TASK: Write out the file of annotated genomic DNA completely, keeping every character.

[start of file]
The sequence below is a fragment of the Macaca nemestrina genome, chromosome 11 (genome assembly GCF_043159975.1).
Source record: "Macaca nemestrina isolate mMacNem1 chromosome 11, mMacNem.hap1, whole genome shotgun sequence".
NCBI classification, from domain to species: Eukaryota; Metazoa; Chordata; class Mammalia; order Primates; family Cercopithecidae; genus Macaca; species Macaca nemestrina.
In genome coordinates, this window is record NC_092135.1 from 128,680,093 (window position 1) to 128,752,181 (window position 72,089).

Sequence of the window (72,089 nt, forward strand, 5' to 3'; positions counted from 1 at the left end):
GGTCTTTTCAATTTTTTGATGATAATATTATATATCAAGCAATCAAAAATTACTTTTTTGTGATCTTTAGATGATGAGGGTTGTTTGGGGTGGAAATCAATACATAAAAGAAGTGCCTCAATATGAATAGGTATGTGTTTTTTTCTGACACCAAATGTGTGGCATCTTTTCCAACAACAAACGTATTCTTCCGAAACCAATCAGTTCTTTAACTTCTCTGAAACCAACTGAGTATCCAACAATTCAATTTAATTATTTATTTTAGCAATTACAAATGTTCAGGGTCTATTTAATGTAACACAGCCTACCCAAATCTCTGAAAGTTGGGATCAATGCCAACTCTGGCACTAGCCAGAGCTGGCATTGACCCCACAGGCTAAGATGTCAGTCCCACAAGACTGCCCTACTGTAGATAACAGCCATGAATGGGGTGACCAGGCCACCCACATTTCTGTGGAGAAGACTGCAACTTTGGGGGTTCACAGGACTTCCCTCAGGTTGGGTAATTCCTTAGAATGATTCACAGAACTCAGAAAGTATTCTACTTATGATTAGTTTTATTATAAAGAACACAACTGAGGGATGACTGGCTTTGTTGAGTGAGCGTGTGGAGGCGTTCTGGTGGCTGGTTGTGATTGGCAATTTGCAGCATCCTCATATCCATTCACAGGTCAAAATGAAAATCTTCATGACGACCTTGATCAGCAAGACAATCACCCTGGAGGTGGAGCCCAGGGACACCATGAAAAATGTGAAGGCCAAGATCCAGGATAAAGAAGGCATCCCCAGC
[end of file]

The sequence below is a fragment of the Macaca nemestrina genome, chromosome 11 (genome assembly GCF_043159975.1).
Source record: "Macaca nemestrina isolate mMacNem1 chromosome 11, mMacNem.hap1, whole genome shotgun sequence".
NCBI classification, from domain to species: Eukaryota; Metazoa; Chordata; class Mammalia; order Primates; family Cercopithecidae; genus Macaca; species Macaca nemestrina.
In genome coordinates, this window is record NC_092135.1 from 128,680,093 (window position 1) to 128,752,181 (window position 72,089).

Sequence of the window (72,089 nt, forward strand, 5' to 3'; positions counted from 1 at the left end):
GGTCTTTTCAATTTTTTGATGATAATATTATATATCAAGCAATCAAAAATTACTTTTTTGTGATCTTTAGATGATGAGGGTTGTTTGGGGTGGAAATCAATACATAAAAGAAGTGCCTCAATATGAATAGGTATGTGTTTTTTTCTGACACCAAATGTGTGGCATCTTTTCCAACAACAAACGTATTCTTCCGAAACCAATCAGTTCTTTAACTTCTCTGAAACCAACTGAGTATCCAACAATTCAATTTAATTATTTATTTTAGCAATTACAAATGTTCAGGGTCTATTTAATGTAACACAGCCTACCCAAATCTCTGAAAGTTGGGATCAATGCCAACTCTGGCACTAGCCAGAGCTGGCATTGACCCCACAGGCTAAGATGTCAGTCCCACAAGACTGCCCTACTGTAGATAACAGCCATGAATGGGGTGACCAGGCCACCCACATTTCTGTGGAGAAGACTGCAACTTTGGGGGTTCACAGGACTTCCCTCAGGTTGGGTAATTCCTTAGAATGATTCACAGAACTCAGAAAGTATTCTACTTATGATTAGTTTTATTATAAAGAACACAACTGAGGGATGACTGGCTTTGTTGAGTGAGCGTGTGGAGGCGTTCTGGTGGCTGGTTGTGATTGGCAATTTGCAGCATCCTCATATCCATTCACAGGTCAAAATGAAAATCTTCATGACGACCTTGATCAGCAAGACAATCACCCTGGAGGTGGAGCCCAGGGACACCATGAAAAATGTGAAGGCCAAGATCCAGGATAAAGAAGGCATCCCCAGC